Why Coffee Tastes So Much Worse At Room Temperature

A steaming cup of coffee can make any morning better, but sometimes you just can't finish it while it's hot. Like those mornings when you're late to work and rush out the door with mug in hand, but barely take a sip by the time you reach the office. When you finally do try to enjoy it, you find your beverage has gone lukewarm. Worse than the unpleasant temperature, however, is the way the coffee has suddenly transformed into a bitter, acidic mess. 

What happened? Time was the culprit. It turns out time is a major detail that can ruin everything from your favorite Starbucks flavored latte to that fancy pour-over you made. As soon as a hot cup of coffee is brewed, it begins undergoing a chemical reaction that compromises its flavor and aroma. And the longer coffee sits out — going from piping hot to room temperature — the more its flavor will degrade.

The science of lukewarm coffee

Coffee gets its wonderful aroma from an oily organic compound called 2-Furfurylthiol. The longer coffee beans are stored, the more this compound begins to degrade (this is why fresh beans smell stronger than older ones). And, when the beans are brewed, this reaction happens even faster. 

2-Furfurylthiol interacts with other compounds found in brewed coffee like hydroxydroquinone. The longer coffee sits out without being chilled, the more these compounds bind together. This masks 2-Furfurylthiol and inhibits the aroma. And, as it turns out, aroma is more important to flavor than we might think. The pleasant smell of coffee is part of why our palates don't find coffee excessively bitter. Take the aroma away, and the bitter flavors come to the front.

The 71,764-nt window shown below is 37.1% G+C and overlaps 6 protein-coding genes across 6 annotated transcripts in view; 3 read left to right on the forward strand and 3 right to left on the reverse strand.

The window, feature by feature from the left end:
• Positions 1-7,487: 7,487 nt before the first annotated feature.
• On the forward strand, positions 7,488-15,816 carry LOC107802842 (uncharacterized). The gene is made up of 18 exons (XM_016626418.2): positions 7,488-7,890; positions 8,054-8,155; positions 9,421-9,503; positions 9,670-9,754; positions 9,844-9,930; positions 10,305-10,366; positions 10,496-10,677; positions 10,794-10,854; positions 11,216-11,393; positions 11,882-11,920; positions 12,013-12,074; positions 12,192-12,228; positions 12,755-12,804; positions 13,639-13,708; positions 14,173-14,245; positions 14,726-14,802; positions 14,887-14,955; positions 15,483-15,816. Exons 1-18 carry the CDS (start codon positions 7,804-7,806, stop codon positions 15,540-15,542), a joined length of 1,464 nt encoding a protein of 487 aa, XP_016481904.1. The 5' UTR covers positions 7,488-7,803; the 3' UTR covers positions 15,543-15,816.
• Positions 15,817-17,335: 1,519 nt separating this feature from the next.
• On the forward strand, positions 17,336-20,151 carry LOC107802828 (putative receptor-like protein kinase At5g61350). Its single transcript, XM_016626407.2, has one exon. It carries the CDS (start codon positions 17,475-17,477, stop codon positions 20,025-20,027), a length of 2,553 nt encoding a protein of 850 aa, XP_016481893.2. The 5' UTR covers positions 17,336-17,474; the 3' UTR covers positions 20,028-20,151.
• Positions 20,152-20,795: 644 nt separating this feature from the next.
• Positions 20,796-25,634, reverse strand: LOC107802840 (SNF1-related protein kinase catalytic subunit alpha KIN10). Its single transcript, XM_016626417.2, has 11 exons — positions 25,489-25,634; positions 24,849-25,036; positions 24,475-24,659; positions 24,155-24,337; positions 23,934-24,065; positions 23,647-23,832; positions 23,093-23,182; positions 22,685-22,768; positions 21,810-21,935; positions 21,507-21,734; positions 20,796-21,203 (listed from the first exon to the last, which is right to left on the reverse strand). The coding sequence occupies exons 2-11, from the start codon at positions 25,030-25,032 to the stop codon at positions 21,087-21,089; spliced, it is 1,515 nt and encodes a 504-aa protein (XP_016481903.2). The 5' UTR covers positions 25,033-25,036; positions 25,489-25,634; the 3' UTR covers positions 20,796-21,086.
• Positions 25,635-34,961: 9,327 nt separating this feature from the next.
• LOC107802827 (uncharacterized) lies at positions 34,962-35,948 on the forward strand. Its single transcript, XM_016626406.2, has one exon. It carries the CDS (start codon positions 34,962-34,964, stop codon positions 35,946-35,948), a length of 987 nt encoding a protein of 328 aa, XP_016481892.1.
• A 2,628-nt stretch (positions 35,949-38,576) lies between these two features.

Coffee also becomes more acidic as it cools down. Compounds called lactones turn into carboxylic and chlorogenic acid when this happens. This brings in an unpleasant, sour taste that will throw the flavor further out of balance.

All of this might leave you wondering: If this happens to coffee when it cools down, why does iced coffee or cold brew always taste great? When you make cold brew, you actually never heat up the coffee grounds, meaning this chemical process never gets started. Coffee that has been brewed hot and then iced is also chilled quickly enough that it halts the process from continuing.

What to do to salvage lukewarm coffee

If you have a lukewarm cup of coffee on your hands, you don't necessarily need to dump it down the drain. Reheating it can be beneficial: It won't reverse the chemical reactions, but it can still make it taste more pleasant. If you're accustomed to drinking warm coffee, even a compromised cup will sit on the palette better when it isn't lukewarm. Just don't let it get too hot: Reheating coffee past 140 degrees Fahrenheit will damage the flavor even more. If the coffee reheats to a higher temperature, crucial aromatic and flavorful compounds will begin to evaporate. 

Another option is to pour your lukewarm coffee over ice. Again, this won't reverse the chemical process, but it will make the unwanted taste less apparent. This is because flavors become less intense when food is colder since our palate has a tougher time engaging with our receptors.  For example, an ice-cold bowl of ice cream might taste great, but as it warms up and melts it will become cloyingly sweet. In the same way, if you cool down your coffee, the adverse flavors will become muted. 

If you don't want to do either, you still shouldn't throw out your coffee. Instead, save it and repurpose it for a fun sauce or salad dressing